Party as Form







Residency 27, Party as Form, invites a multidisciplinary group of thinkers and makers to explore the craft of social gathering.

Party as Form takes the craft of celebration as the starting point for a residency that blends cultural theory with current experiments in curating, social practice and performance. This four-week residency offers up to four Oslo-based and two international artists, art workers and other creative, critical, and cultural practitioners the opportunity to work with Lloyd and Stratton on collective research and cross-disciplinary collaboration. 

Based in Chicago, curator and writer Shannon Stratton taught the first session of Party as Form at Ox-Bow School of Art in 2012. Her class was inspired by a syllabus she inherited for a class on Utopias, and was designed as an approach to social practice through critical readings into theories and practices of celebratory social gatherings. Party as Form took a horizontal approach to the process of knowledge production, resulting in a format for thinking and collective making from which former students have created present-day projects, practices and syllabi.

Kelly Lloyd, a transdisciplinary artist and educator based in London, focuses on issues of representation and knowledge production and prioritizes public-facing collaborative research. Throwing parties formed a part of her practice prior to her encounter with the Party as Form syllabus. Afterwards, it became a more intentional component, and on inheriting the delivery of Party as Form at Ox-Bow, she has brought a further dimension to the course: exploring ways that parties can be opportunities for marginalized people to explore their differences, embrace the necessity of leisure, and envision and enact a more just commons. 

Parties take hugely diverse forms and serve a galaxy of purposes: reinforcing long standing friendships, marking anniversaries, making space for people to express and celebrate their particular identities, helping people to feel they belong within a new social setting. They can be used to raise funds and aid the generation of new ideas and new enterprises, but equally they are an opportunity to let rip and ditch formalities. Some involve painstaking preparation while others are spontaneous, low-key and low-fuss. Whatever the form, the choreography of parties begs lots of questions. Who gets invited, and why? What’s the venue: how does it shape the dynamic? What foods or drinks are on offer, and what do they mean? What are the qualities of a good (or bad) host – or a good (or bad) guest?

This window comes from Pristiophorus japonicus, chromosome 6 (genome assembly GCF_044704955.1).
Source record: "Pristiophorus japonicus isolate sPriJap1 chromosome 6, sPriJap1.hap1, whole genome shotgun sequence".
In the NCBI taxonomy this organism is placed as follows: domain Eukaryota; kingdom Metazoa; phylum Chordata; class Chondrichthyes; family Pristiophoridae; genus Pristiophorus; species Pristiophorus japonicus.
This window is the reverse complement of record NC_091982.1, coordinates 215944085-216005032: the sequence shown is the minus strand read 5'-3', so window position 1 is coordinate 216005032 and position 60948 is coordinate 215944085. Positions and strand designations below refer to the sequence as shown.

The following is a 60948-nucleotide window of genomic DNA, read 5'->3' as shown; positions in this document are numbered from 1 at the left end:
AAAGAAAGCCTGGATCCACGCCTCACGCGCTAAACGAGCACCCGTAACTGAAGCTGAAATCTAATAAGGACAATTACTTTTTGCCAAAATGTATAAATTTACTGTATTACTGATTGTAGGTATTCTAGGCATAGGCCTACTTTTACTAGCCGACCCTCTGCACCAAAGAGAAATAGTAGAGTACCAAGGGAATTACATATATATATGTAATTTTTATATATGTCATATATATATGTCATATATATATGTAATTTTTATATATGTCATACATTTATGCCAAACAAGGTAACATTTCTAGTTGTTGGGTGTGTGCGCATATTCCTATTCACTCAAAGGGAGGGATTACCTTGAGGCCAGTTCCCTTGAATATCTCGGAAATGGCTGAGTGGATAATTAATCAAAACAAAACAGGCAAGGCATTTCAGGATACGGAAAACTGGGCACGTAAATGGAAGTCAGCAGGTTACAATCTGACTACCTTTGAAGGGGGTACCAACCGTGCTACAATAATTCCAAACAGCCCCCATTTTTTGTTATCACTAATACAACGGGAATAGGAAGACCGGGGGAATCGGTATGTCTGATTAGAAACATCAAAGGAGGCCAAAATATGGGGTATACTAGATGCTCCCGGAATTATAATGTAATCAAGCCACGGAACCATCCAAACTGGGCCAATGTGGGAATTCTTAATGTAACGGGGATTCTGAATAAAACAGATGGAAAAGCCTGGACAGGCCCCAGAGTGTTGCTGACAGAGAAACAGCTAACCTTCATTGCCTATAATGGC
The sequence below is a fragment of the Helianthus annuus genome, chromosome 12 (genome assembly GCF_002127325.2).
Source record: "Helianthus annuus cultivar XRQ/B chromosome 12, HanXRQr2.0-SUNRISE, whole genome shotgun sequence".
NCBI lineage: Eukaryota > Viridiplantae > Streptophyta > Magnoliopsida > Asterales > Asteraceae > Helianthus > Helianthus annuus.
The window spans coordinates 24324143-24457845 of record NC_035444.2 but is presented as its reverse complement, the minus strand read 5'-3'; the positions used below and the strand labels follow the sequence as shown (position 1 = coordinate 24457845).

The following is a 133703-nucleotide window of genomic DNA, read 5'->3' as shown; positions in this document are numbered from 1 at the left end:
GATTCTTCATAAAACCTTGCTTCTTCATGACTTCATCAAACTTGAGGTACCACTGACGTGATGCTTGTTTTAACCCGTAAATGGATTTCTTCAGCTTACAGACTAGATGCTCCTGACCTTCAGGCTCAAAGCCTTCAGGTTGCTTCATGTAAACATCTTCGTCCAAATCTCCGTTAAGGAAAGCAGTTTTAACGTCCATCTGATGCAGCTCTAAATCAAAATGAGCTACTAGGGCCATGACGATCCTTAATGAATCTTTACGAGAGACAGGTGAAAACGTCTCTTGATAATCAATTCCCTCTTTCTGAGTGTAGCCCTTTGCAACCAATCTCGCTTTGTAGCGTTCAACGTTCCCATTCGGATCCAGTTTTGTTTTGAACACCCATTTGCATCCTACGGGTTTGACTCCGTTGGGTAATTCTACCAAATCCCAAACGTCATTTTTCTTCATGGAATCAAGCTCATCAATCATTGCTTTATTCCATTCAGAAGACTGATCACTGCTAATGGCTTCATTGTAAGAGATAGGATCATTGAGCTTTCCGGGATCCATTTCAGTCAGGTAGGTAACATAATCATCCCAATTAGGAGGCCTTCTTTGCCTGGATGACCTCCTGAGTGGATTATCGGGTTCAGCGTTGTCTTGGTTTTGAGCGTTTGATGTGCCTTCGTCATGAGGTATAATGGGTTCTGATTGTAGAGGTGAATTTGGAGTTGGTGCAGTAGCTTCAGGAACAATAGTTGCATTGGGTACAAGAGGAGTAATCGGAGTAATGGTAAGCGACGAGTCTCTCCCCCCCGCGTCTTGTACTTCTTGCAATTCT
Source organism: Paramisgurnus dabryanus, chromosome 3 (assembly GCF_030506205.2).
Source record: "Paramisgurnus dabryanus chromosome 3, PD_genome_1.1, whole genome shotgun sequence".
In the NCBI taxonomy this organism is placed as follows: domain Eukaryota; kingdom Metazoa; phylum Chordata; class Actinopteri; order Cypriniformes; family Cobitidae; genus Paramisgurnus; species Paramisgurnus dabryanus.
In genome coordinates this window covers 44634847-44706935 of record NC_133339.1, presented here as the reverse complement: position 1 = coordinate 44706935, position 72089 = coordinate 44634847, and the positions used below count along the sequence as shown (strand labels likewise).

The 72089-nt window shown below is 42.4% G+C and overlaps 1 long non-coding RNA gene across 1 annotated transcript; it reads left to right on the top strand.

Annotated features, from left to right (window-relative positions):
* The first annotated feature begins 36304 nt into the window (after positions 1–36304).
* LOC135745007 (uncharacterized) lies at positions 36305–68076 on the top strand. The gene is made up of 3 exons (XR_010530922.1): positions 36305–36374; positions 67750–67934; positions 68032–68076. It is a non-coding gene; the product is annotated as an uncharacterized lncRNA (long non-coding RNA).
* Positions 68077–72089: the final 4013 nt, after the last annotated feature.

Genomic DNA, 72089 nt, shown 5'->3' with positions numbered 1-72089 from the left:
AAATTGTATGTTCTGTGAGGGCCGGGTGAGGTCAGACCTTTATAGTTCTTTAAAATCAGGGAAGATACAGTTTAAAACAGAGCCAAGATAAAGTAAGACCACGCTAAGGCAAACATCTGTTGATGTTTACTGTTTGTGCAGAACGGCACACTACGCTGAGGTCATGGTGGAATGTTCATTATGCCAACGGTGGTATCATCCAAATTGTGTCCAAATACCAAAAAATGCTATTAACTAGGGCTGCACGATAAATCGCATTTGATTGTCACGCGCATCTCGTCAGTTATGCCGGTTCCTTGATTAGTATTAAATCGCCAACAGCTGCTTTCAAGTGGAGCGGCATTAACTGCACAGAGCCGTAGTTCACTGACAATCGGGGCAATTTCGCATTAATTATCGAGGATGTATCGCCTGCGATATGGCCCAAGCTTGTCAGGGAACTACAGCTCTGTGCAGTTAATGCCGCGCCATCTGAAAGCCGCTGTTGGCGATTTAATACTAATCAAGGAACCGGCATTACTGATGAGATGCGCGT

Lloyd and Shannon seek to convene a group of practitioners interested in the party as a form, whether this is already the foundation of their practice or a potential lens through which to continue their research. The residency will be a think-tank-style sharing of ideas and resources that allows for both group and solo planning and ideas-testing. In the process we will look in detail at the history, aesthetics, labor, and conventions of parties, from the intimate to the public, the religious to the secular. Topics may include (but not necessarily be limited to) liminality, community, hosting, the formation of publics, spectacle, utopias, leisure, play, pleasure, refusal, ritual and the commons.

The group will collectively plan a schedule at the residency’s outset, including daily group meetings and activities (such as readings, discussions, visits to relevant spaces in Oslo, networking events, communal meals, leisure outings, and deployments) alongside unstructured time for independent reflection and research. In the first week, residents will participate in PRAKSIS’s customary “Meet the Residents” event, informally introducing themselves to the rest of the group and the Oslo arts community.

What the Residency Provides

  • An active, facilitated programme connected with the residency topic. 

  • A communal work space at PRAKSIS, in the center of Oslo.

  • 3000 NOK for two international artists. 

  • Comfortable accommodation for 2 international artists, sharing a flat with Kelly Lloyd and Shannon Stratton. Oslo-based residents will continue to stay at their local address.

  • Two group dinners with invited guests and simple lunches on weekdays held at PRAKSIS HQ.


Oslo, Norway
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